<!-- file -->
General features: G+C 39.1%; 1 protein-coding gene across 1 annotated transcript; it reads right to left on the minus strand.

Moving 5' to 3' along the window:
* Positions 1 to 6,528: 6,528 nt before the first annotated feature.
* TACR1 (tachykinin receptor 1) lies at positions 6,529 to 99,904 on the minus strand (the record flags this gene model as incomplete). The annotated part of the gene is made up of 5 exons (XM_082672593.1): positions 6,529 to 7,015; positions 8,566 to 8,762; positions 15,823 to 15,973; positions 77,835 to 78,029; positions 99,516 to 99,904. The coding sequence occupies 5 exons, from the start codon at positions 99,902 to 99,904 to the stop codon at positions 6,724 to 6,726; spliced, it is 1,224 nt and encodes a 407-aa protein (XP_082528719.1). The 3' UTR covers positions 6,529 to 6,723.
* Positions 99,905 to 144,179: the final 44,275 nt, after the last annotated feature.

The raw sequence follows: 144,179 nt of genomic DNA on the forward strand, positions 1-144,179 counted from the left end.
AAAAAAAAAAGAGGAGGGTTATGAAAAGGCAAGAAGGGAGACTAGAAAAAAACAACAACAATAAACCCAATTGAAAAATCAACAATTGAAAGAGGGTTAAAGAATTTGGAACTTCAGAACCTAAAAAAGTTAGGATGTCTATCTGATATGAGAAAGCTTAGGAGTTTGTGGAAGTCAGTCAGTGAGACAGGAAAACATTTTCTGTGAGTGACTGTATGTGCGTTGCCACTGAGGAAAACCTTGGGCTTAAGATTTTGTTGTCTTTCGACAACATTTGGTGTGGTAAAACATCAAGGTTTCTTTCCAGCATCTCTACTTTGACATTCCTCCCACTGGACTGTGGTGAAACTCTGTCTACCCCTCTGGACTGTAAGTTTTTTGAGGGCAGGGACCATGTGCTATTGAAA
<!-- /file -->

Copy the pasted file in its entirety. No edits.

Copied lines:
General features: G+C 39.1%; 1 protein-coding gene across 1 annotated transcript; it reads right to left on the minus strand.

Moving 5' to 3' along the window:
* Positions 1 to 6,528: 6,528 nt before the first annotated feature.
* TACR1 (tachykinin receptor 1) lies at positions 6,529 to 99,904 on the minus strand (the record flags this gene model as incomplete). The annotated part of the gene is made up of 5 exons (XM_082672593.1): positions 6,529 to 7,015; positions 8,566 to 8,762; positions 15,823 to 15,973; positions 77,835 to 78,029; positions 99,516 to 99,904. The coding sequence occupies 5 exons, from the start codon at positions 99,902 to 99,904 to the stop codon at positions 6,724 to 6,726; spliced, it is 1,224 nt and encodes a 407-aa protein (XP_082528719.1). The 3' UTR covers positions 6,529 to 6,723.
* Positions 99,905 to 144,179: the final 44,275 nt, after the last annotated feature.

The raw sequence follows: 144,179 nt of genomic DNA on the forward strand, positions 1-144,179 counted from the left end.
AAAAAAAAAAGAGGAGGGTTATGAAAAGGCAAGAAGGGAGACTAGAAAAAAACAACAACAATAAACCCAATTGAAAAATCAACAATTGAAAGAGGGTTAAAGAATTTGGAACTTCAGAACCTAAAAAAGTTAGGATGTCTATCTGATATGAGAAAGCTTAGGAGTTTGTGGAAGTCAGTCAGTGAGACAGGAAAACATTTTCTGTGAGTGACTGTATGTGCGTTGCCACTGAGGAAAACCTTGGGCTTAAGATTTTGTTGTCTTTCGACAACATTTGGTGTGGTAAAACATCAAGGTTTCTTTCCAGCATCTCTACTTTGACATTCCTCCCACTGGACTGTGGTGAAACTCTGTCTACCCCTCTGGACTGTAAGTTTTTTGAGGGCAGGGACCATGTGCTATTGAAA